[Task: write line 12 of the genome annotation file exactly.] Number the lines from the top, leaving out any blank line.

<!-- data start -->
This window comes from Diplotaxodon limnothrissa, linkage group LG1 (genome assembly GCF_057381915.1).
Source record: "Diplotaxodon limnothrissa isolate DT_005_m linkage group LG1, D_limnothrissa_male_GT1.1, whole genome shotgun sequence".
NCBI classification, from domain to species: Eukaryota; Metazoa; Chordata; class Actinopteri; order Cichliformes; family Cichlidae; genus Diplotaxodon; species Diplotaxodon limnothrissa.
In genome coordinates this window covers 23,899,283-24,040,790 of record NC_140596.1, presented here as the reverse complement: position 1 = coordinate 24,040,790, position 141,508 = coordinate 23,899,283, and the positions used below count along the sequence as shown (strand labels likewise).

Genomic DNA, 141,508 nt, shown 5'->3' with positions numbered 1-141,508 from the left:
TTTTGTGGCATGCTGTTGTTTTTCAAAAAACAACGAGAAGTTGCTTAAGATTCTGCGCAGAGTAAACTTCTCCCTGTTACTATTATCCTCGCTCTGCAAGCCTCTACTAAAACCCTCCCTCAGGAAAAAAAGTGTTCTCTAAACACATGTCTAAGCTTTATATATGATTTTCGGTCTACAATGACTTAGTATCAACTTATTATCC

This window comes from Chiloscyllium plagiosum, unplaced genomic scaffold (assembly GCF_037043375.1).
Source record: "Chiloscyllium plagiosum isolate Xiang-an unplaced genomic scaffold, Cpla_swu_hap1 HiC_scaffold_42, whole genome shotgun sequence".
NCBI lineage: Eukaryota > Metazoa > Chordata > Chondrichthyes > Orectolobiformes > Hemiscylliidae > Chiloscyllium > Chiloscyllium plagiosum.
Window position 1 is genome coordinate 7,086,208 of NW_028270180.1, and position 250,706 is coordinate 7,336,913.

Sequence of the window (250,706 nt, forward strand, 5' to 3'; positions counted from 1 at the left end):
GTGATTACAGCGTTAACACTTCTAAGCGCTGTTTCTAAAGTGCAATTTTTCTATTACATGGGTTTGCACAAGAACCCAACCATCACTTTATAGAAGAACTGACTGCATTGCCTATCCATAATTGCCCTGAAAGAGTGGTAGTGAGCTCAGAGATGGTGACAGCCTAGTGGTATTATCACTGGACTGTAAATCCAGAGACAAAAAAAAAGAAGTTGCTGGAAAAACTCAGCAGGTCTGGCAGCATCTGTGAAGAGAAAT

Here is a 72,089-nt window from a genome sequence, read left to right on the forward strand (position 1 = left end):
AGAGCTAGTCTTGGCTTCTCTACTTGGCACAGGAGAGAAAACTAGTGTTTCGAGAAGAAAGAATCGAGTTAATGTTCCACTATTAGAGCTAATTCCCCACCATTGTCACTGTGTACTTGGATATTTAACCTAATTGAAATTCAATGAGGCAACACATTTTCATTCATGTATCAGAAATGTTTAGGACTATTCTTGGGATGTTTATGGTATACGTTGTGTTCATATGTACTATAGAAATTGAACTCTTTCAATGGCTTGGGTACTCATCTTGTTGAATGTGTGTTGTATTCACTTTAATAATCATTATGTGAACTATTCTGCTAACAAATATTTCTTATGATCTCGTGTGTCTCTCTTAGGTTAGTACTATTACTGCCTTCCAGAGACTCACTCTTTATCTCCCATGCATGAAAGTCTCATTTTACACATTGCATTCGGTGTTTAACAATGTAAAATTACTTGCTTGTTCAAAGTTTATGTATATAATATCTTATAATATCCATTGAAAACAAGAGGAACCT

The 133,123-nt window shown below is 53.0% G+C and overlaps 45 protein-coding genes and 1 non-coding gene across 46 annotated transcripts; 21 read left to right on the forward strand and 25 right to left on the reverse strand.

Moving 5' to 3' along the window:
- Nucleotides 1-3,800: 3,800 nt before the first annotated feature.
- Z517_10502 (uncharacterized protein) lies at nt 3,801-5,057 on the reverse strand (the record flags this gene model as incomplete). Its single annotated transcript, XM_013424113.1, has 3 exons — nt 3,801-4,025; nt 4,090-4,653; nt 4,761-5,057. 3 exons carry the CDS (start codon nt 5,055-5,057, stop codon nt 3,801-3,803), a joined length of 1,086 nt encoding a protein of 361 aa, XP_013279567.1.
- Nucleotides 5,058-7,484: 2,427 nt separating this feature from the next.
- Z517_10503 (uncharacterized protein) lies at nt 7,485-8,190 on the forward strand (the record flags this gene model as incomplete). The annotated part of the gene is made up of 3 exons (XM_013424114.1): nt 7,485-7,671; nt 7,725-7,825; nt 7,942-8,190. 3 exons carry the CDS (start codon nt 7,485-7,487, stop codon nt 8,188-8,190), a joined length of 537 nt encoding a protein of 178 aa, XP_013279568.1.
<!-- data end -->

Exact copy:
GTGATTACAGCGTTAACACTTCTAAGCGCTGTTTCTAAAGTGCAATTTTTCTATTACATGGGTTTGCACAAGAACCCAACCATCACTTTATAGAAGAACTGACTGCATTGCCTATCCATAATTGCCCTGAAAGAGTGGTAGTGAGCTCAGAGATGGTGACAGCCTAGTGGTATTATCACTGGACTGTAAATCCAGAGACAAAAAAAAAGAAGTTGCTGGAAAAACTCAGCAGGTCTGGCAGCATCTGTGAAGAGAAAT